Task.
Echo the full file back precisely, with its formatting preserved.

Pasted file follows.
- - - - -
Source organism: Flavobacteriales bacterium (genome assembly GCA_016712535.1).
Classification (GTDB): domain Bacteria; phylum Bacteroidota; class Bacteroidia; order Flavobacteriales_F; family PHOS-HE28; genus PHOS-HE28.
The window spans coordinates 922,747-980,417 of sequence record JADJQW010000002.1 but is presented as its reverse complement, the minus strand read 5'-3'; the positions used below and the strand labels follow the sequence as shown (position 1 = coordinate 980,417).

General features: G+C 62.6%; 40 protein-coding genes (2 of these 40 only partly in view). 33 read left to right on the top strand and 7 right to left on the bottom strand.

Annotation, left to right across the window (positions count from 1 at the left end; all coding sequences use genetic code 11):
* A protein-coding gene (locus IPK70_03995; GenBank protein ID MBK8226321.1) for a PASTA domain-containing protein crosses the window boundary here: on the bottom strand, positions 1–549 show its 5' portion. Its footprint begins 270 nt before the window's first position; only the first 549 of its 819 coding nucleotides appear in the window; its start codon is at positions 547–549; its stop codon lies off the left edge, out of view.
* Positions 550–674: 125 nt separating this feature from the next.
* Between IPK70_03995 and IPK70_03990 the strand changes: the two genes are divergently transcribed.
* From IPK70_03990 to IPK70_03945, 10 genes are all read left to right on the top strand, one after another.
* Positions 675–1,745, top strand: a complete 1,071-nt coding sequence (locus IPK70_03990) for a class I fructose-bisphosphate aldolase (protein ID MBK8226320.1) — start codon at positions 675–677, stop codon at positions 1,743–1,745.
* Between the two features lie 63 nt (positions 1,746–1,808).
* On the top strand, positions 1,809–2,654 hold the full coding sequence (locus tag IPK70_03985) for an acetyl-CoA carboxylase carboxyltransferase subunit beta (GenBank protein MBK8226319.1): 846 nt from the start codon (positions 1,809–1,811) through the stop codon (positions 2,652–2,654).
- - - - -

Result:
Source organism: Flavobacteriales bacterium (genome assembly GCA_016712535.1).
Classification (GTDB): domain Bacteria; phylum Bacteroidota; class Bacteroidia; order Flavobacteriales_F; family PHOS-HE28; genus PHOS-HE28.
The window spans coordinates 922,747-980,417 of sequence record JADJQW010000002.1 but is presented as its reverse complement, the minus strand read 5'-3'; the positions used below and the strand labels follow the sequence as shown (position 1 = coordinate 980,417).

General features: G+C 62.6%; 40 protein-coding genes (2 of these 40 only partly in view). 33 read left to right on the top strand and 7 right to left on the bottom strand.

Annotation, left to right across the window (positions count from 1 at the left end; all coding sequences use genetic code 11):
* A protein-coding gene (locus IPK70_03995; GenBank protein ID MBK8226321.1) for a PASTA domain-containing protein crosses the window boundary here: on the bottom strand, positions 1–549 show its 5' portion. Its footprint begins 270 nt before the window's first position; only the first 549 of its 819 coding nucleotides appear in the window; its start codon is at positions 547–549; its stop codon lies off the left edge, out of view.
* Positions 550–674: 125 nt separating this feature from the next.
* Between IPK70_03995 and IPK70_03990 the strand changes: the two genes are divergently transcribed.
* From IPK70_03990 to IPK70_03945, 10 genes are all read left to right on the top strand, one after another.
* Positions 675–1,745, top strand: a complete 1,071-nt coding sequence (locus IPK70_03990) for a class I fructose-bisphosphate aldolase (protein ID MBK8226320.1) — start codon at positions 675–677, stop codon at positions 1,743–1,745.
* Between the two features lie 63 nt (positions 1,746–1,808).
* On the top strand, positions 1,809–2,654 hold the full coding sequence (locus tag IPK70_03985) for an acetyl-CoA carboxylase carboxyltransferase subunit beta (GenBank protein MBK8226319.1): 846 nt from the start codon (positions 1,809–1,811) through the stop codon (positions 2,652–2,654).